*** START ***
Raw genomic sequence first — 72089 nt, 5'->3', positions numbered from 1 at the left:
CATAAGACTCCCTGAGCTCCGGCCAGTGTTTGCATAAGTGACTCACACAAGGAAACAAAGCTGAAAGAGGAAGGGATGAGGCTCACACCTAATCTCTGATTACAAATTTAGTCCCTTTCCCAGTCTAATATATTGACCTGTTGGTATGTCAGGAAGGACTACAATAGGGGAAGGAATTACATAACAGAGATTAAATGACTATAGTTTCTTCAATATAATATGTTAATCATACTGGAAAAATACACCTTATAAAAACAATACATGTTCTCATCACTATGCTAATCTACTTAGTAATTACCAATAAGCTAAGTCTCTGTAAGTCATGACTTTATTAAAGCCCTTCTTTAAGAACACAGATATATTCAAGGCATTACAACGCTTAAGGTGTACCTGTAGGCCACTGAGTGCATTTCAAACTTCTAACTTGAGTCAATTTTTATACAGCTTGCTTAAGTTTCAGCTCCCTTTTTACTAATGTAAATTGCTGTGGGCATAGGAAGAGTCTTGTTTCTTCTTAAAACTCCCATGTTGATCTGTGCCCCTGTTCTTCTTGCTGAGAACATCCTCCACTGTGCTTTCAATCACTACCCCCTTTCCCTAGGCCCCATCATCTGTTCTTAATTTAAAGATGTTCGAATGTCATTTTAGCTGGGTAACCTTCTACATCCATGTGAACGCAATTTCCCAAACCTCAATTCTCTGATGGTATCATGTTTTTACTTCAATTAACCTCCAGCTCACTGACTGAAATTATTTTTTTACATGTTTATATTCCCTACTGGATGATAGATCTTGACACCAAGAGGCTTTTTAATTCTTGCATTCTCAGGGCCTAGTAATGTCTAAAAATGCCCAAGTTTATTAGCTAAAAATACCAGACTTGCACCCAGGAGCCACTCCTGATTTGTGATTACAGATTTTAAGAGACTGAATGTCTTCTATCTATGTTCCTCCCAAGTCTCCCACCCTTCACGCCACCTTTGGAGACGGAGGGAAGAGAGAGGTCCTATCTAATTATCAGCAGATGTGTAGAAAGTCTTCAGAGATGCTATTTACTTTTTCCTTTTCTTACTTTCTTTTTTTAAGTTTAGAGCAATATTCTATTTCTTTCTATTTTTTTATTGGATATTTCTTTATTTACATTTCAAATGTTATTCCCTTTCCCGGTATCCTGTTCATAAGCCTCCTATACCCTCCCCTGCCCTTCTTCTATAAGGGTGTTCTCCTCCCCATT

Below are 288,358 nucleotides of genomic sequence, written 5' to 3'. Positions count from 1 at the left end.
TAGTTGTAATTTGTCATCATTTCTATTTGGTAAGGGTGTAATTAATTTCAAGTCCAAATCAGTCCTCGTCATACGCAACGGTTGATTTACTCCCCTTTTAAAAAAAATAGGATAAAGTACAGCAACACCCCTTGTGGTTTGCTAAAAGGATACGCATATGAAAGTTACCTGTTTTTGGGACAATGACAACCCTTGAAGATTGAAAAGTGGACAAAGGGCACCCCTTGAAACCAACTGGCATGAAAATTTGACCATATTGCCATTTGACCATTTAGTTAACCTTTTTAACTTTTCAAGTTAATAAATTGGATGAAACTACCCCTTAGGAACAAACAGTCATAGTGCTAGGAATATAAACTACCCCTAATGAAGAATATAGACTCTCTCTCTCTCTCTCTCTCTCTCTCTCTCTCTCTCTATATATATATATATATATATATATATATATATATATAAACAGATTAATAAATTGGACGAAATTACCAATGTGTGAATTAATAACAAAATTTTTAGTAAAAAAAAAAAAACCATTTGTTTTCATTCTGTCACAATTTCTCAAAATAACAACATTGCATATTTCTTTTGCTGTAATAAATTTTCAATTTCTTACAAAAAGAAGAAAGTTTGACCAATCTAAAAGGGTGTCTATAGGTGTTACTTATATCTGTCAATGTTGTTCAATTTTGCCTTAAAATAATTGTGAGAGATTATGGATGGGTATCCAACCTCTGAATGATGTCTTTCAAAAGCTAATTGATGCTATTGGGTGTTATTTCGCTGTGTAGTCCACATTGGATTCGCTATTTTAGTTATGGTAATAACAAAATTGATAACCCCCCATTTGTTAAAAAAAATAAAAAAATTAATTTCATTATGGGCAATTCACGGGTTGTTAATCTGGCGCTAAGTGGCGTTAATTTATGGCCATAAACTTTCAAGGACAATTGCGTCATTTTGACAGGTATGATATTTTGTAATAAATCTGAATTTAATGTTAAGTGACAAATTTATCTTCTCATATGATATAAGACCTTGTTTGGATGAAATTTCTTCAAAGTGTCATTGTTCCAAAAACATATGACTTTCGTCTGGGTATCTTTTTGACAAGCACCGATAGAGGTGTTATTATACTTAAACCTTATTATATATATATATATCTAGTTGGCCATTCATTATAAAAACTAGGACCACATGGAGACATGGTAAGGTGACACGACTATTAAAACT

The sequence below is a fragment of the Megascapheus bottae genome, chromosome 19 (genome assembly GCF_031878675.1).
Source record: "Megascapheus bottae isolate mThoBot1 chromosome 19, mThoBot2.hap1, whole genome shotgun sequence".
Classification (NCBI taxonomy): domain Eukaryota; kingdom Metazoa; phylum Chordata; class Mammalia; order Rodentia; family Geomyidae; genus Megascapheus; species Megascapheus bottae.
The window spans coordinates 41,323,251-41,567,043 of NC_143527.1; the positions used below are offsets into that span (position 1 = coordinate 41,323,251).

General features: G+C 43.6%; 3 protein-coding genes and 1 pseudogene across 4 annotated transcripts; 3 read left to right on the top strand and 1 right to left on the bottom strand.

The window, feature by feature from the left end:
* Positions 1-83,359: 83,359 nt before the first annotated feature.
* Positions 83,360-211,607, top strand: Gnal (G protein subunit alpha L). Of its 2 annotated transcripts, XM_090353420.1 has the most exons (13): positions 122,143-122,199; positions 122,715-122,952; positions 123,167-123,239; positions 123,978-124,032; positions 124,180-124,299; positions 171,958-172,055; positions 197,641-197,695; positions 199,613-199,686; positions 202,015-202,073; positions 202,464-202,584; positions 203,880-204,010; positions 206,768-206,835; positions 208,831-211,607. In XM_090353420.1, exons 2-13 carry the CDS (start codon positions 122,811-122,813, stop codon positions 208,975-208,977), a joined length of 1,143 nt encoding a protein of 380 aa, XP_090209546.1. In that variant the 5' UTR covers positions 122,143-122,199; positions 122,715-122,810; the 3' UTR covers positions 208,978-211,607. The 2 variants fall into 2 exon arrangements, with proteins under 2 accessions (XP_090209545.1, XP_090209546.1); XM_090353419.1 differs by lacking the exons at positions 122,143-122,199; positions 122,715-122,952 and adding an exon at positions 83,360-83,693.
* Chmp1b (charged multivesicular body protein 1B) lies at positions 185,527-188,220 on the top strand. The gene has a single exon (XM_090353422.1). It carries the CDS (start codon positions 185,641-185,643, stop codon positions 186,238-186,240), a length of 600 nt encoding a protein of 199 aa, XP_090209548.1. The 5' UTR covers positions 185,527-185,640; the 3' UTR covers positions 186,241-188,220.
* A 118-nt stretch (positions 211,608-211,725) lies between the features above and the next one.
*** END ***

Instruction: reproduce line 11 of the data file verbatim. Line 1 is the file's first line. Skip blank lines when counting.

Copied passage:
* Positions 1-83,359: 83,359 nt before the first annotated feature.